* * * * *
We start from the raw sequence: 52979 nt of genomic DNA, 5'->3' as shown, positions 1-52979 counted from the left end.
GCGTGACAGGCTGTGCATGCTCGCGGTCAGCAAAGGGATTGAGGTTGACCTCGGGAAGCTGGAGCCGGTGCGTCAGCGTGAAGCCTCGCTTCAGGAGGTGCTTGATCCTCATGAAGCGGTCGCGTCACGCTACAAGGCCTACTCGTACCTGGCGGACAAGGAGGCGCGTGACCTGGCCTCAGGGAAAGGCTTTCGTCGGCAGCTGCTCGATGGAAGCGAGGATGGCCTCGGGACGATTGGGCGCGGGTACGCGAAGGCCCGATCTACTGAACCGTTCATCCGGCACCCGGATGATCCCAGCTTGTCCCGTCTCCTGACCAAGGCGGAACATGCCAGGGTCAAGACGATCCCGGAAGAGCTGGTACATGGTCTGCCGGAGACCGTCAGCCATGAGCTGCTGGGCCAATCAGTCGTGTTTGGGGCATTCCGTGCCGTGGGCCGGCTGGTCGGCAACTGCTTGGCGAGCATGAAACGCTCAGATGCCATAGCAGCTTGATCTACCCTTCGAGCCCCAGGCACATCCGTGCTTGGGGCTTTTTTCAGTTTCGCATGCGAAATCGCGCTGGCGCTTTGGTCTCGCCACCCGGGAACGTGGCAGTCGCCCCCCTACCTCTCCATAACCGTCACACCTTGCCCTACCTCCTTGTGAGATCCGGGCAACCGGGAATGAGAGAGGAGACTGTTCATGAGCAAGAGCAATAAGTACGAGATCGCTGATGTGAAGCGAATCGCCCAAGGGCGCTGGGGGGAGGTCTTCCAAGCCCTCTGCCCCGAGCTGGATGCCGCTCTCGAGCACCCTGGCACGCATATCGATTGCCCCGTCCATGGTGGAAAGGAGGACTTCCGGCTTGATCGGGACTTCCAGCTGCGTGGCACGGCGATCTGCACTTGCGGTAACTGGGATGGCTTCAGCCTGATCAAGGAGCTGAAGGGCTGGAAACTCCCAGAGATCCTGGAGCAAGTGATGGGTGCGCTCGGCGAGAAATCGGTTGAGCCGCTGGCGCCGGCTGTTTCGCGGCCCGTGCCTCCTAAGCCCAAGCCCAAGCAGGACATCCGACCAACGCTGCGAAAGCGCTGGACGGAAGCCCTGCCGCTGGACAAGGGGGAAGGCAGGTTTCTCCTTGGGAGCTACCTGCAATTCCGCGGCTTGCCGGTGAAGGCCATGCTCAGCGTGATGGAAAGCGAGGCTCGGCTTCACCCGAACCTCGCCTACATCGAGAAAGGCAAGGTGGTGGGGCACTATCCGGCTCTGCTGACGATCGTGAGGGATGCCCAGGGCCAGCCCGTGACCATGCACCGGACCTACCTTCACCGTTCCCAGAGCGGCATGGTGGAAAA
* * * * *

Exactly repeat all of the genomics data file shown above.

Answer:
We start from the raw sequence: 52979 nt of genomic DNA, 5'->3' as shown, positions 1-52979 counted from the left end.
GCGTGACAGGCTGTGCATGCTCGCGGTCAGCAAAGGGATTGAGGTTGACCTCGGGAAGCTGGAGCCGGTGCGTCAGCGTGAAGCCTCGCTTCAGGAGGTGCTTGATCCTCATGAAGCGGTCGCGTCACGCTACAAGGCCTACTCGTACCTGGCGGACAAGGAGGCGCGTGACCTGGCCTCAGGGAAAGGCTTTCGTCGGCAGCTGCTCGATGGAAGCGAGGATGGCCTCGGGACGATTGGGCGCGGGTACGCGAAGGCCCGATCTACTGAACCGTTCATCCGGCACCCGGATGATCCCAGCTTGTCCCGTCTCCTGACCAAGGCGGAACATGCCAGGGTCAAGACGATCCCGGAAGAGCTGGTACATGGTCTGCCGGAGACCGTCAGCCATGAGCTGCTGGGCCAATCAGTCGTGTTTGGGGCATTCCGTGCCGTGGGCCGGCTGGTCGGCAACTGCTTGGCGAGCATGAAACGCTCAGATGCCATAGCAGCTTGATCTACCCTTCGAGCCCCAGGCACATCCGTGCTTGGGGCTTTTTTCAGTTTCGCATGCGAAATCGCGCTGGCGCTTTGGTCTCGCCACCCGGGAACGTGGCAGTCGCCCCCCTACCTCTCCATAACCGTCACACCTTGCCCTACCTCCTTGTGAGATCCGGGCAACCGGGAATGAGAGAGGAGACTGTTCATGAGCAAGAGCAATAAGTACGAGATCGCTGATGTGAAGCGAATCGCCCAAGGGCGCTGGGGGGAGGTCTTCCAAGCCCTCTGCCCCGAGCTGGATGCCGCTCTCGAGCACCCTGGCACGCATATCGATTGCCCCGTCCATGGTGGAAAGGAGGACTTCCGGCTTGATCGGGACTTCCAGCTGCGTGGCACGGCGATCTGCACTTGCGGTAACTGGGATGGCTTCAGCCTGATCAAGGAGCTGAAGGGCTGGAAACTCCCAGAGATCCTGGAGCAAGTGATGGGTGCGCTCGGCGAGAAATCGGTTGAGCCGCTGGCGCCGGCTGTTTCGCGGCCCGTGCCTCCTAAGCCCAAGCCCAAGCAGGACATCCGACCAACGCTGCGAAAGCGCTGGACGGAAGCCCTGCCGCTGGACAAGGGGGAAGGCAGGTTTCTCCTTGGGAGCTACCTGCAATTCCGCGGCTTGCCGGTGAAGGCCATGCTCAGCGTGATGGAAAGCGAGGCTCGGCTTCACCCGAACCTCGCCTACATCGAGAAAGGCAAGGTGGTGGGGCACTATCCGGCTCTGCTGACGATCGTGAGGGATGCCCAGGGCCAGCCCGTGACCATGCACCGGACCTACCTTCACCGTTCCCAGAGCGGCATGGTGGAAAA